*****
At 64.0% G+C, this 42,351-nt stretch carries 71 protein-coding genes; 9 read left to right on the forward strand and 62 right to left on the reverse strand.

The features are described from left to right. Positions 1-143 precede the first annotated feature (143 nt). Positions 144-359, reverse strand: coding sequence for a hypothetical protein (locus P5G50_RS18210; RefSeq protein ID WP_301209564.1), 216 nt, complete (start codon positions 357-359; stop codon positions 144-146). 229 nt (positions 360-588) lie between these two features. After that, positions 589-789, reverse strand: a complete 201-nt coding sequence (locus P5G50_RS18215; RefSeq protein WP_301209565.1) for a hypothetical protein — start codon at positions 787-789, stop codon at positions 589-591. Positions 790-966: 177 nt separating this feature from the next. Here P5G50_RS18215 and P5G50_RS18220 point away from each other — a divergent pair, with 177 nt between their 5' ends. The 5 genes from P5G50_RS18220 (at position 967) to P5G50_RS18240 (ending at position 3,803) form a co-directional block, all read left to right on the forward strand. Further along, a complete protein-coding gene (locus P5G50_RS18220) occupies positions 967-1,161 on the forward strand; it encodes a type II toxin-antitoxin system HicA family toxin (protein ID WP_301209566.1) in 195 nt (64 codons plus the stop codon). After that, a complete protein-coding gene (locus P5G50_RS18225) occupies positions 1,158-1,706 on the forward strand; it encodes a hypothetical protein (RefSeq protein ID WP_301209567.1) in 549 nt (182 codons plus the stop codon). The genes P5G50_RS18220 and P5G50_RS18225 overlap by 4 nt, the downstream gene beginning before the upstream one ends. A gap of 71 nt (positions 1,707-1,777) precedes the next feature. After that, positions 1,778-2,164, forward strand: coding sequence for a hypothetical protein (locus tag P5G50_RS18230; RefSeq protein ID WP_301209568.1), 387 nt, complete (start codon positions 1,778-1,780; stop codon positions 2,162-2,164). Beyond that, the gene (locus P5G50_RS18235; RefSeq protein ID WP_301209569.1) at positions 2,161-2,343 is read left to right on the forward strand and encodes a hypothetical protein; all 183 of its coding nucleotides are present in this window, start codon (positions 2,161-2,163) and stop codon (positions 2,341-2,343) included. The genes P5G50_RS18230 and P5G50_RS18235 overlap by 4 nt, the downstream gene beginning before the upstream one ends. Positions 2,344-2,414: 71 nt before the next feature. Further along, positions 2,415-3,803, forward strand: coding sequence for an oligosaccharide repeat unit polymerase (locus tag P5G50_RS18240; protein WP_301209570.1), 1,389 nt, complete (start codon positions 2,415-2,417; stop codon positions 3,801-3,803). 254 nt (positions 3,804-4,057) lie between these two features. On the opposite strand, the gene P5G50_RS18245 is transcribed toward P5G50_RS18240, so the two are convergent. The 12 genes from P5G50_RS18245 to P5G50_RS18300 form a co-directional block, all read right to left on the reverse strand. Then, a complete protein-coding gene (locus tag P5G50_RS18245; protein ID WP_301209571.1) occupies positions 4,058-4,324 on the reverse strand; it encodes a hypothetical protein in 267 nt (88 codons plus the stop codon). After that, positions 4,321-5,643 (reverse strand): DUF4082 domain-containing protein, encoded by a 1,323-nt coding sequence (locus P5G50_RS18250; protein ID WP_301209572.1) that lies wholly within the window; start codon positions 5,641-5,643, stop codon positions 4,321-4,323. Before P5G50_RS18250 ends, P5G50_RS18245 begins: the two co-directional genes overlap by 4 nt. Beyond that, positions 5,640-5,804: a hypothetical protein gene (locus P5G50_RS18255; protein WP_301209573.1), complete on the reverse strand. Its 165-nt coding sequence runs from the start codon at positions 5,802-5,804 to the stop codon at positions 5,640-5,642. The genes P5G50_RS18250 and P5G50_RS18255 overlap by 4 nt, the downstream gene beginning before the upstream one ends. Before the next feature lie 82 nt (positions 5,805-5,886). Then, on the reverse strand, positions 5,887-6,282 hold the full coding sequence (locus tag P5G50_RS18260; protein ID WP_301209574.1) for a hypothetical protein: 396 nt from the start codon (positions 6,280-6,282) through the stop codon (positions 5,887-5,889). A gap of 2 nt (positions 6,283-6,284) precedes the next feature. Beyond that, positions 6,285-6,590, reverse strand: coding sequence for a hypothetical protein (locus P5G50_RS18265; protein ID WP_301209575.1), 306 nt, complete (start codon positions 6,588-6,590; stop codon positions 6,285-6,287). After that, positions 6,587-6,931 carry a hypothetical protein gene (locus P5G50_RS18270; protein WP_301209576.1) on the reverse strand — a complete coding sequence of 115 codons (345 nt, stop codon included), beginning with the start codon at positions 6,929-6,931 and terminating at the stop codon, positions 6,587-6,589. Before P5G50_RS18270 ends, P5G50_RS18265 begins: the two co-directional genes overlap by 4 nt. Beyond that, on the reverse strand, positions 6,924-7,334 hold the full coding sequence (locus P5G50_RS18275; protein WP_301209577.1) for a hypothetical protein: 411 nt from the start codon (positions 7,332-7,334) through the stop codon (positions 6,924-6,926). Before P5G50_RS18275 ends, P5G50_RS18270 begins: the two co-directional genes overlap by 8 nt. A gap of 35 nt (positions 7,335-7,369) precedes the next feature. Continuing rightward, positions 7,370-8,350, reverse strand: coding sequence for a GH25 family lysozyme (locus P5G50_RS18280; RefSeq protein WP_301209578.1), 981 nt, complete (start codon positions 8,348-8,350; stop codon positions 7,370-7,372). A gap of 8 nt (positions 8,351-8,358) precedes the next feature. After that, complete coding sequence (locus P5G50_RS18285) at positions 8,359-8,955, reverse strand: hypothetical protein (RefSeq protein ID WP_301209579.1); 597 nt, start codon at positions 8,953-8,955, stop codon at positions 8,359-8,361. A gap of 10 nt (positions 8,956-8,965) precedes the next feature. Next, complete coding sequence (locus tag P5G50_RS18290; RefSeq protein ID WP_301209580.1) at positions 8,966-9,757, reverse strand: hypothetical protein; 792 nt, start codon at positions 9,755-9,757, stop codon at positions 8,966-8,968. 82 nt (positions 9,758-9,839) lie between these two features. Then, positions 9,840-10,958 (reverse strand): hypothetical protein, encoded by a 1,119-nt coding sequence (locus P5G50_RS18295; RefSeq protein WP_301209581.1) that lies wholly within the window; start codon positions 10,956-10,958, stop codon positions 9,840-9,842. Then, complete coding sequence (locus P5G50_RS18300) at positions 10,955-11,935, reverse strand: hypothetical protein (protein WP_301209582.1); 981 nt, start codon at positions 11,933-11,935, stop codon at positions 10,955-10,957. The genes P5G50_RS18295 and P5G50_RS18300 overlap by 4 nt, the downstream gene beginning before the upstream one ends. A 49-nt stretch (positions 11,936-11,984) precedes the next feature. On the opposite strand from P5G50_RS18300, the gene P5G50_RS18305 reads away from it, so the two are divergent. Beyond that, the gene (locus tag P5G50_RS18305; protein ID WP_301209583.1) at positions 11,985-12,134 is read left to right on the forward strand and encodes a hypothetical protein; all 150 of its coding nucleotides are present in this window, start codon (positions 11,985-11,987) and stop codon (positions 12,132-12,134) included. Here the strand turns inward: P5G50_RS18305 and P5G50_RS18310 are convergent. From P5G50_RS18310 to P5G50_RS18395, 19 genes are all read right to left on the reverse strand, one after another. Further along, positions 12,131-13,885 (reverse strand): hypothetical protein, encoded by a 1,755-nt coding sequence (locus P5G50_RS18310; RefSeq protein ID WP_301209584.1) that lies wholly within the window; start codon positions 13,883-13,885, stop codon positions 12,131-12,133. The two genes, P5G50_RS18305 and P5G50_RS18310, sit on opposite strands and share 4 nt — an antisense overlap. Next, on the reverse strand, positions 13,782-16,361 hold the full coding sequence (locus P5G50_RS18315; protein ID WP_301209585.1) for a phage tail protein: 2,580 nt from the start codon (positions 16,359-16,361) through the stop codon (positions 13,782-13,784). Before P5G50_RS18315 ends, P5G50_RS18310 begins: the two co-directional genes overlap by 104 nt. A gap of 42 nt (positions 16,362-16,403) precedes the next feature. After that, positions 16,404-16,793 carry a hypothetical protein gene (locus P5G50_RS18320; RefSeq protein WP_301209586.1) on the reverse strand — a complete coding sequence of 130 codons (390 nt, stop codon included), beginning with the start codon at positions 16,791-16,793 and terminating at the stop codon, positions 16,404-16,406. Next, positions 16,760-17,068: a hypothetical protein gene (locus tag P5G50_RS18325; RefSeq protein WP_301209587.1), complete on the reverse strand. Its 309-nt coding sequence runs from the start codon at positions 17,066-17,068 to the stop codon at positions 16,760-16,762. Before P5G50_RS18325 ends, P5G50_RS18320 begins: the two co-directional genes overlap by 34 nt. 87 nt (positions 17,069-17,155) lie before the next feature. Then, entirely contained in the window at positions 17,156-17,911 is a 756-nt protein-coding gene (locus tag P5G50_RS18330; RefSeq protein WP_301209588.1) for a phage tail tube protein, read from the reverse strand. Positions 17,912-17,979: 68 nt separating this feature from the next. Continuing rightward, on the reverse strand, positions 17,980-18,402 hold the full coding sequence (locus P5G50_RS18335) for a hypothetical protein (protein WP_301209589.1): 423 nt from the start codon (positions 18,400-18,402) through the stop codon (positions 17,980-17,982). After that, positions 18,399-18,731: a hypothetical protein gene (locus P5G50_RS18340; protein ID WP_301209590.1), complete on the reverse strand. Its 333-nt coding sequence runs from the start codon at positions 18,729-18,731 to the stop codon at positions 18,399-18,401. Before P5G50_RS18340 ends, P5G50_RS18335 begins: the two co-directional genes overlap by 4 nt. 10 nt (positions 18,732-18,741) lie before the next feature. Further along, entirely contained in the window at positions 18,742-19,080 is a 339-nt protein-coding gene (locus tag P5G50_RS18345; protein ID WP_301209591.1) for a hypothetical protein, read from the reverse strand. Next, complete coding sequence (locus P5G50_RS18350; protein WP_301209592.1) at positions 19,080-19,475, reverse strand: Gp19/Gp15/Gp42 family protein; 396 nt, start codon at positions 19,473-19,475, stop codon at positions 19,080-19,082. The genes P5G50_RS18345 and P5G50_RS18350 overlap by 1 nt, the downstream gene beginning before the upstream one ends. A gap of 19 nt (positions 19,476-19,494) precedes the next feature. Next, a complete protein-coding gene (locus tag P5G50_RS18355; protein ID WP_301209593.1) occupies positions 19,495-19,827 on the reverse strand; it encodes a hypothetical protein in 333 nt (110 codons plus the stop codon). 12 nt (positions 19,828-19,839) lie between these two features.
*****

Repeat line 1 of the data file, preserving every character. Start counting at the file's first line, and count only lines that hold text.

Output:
At 64.0% G+C, this 42,351-nt stretch carries 71 protein-coding genes; 9 read left to right on the forward strand and 62 right to left on the reverse strand.